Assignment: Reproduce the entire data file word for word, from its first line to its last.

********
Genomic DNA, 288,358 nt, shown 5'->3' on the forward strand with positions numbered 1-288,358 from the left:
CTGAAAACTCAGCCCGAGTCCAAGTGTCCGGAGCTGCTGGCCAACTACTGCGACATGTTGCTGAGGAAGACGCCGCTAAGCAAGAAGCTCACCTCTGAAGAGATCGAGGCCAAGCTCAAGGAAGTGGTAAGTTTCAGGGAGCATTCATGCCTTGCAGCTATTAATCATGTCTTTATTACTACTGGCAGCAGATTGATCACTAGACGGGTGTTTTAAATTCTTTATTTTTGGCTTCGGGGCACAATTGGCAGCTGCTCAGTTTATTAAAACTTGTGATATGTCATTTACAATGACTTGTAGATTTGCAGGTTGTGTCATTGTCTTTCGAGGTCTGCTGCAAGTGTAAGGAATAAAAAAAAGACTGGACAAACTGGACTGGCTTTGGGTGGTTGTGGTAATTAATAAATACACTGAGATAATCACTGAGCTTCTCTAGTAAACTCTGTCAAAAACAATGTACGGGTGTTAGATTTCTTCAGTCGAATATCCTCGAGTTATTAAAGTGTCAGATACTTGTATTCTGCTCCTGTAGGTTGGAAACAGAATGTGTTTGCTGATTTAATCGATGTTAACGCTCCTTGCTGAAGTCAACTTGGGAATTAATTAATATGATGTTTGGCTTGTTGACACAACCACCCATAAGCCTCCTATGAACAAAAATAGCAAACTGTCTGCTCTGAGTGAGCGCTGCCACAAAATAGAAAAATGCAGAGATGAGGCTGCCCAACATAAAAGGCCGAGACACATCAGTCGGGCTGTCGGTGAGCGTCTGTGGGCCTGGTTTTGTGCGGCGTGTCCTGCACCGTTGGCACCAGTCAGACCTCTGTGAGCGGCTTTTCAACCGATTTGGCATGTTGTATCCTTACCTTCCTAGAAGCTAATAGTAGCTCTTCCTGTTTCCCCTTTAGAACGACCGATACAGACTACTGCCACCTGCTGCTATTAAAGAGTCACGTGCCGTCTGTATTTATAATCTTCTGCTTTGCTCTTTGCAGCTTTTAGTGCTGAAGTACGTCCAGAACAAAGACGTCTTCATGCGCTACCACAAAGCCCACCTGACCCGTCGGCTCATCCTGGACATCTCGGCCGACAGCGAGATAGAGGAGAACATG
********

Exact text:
Genomic DNA, 288,358 nt, shown 5'->3' on the forward strand with positions numbered 1-288,358 from the left:
CTGAAAACTCAGCCCGAGTCCAAGTGTCCGGAGCTGCTGGCCAACTACTGCGACATGTTGCTGAGGAAGACGCCGCTAAGCAAGAAGCTCACCTCTGAAGAGATCGAGGCCAAGCTCAAGGAAGTGGTAAGTTTCAGGGAGCATTCATGCCTTGCAGCTATTAATCATGTCTTTATTACTACTGGCAGCAGATTGATCACTAGACGGGTGTTTTAAATTCTTTATTTTTGGCTTCGGGGCACAATTGGCAGCTGCTCAGTTTATTAAAACTTGTGATATGTCATTTACAATGACTTGTAGATTTGCAGGTTGTGTCATTGTCTTTCGAGGTCTGCTGCAAGTGTAAGGAATAAAAAAAAGACTGGACAAACTGGACTGGCTTTGGGTGGTTGTGGTAATTAATAAATACACTGAGATAATCACTGAGCTTCTCTAGTAAACTCTGTCAAAAACAATGTACGGGTGTTAGATTTCTTCAGTCGAATATCCTCGAGTTATTAAAGTGTCAGATACTTGTATTCTGCTCCTGTAGGTTGGAAACAGAATGTGTTTGCTGATTTAATCGATGTTAACGCTCCTTGCTGAAGTCAACTTGGGAATTAATTAATATGATGTTTGGCTTGTTGACACAACCACCCATAAGCCTCCTATGAACAAAAATAGCAAACTGTCTGCTCTGAGTGAGCGCTGCCACAAAATAGAAAAATGCAGAGATGAGGCTGCCCAACATAAAAGGCCGAGACACATCAGTCGGGCTGTCGGTGAGCGTCTGTGGGCCTGGTTTTGTGCGGCGTGTCCTGCACCGTTGGCACCAGTCAGACCTCTGTGAGCGGCTTTTCAACCGATTTGGCATGTTGTATCCTTACCTTCCTAGAAGCTAATAGTAGCTCTTCCTGTTTCCCCTTTAGAACGACCGATACAGACTACTGCCACCTGCTGCTATTAAAGAGTCACGTGCCGTCTGTATTTATAATCTTCTGCTTTGCTCTTTGCAGCTTTTAGTGCTGAAGTACGTCCAGAACAAAGACGTCTTCATGCGCTACCACAAAGCCCACCTGACCCGTCGGCTCATCCTGGACATCTCGGCCGACAGCGAGATAGAGGAGAACATG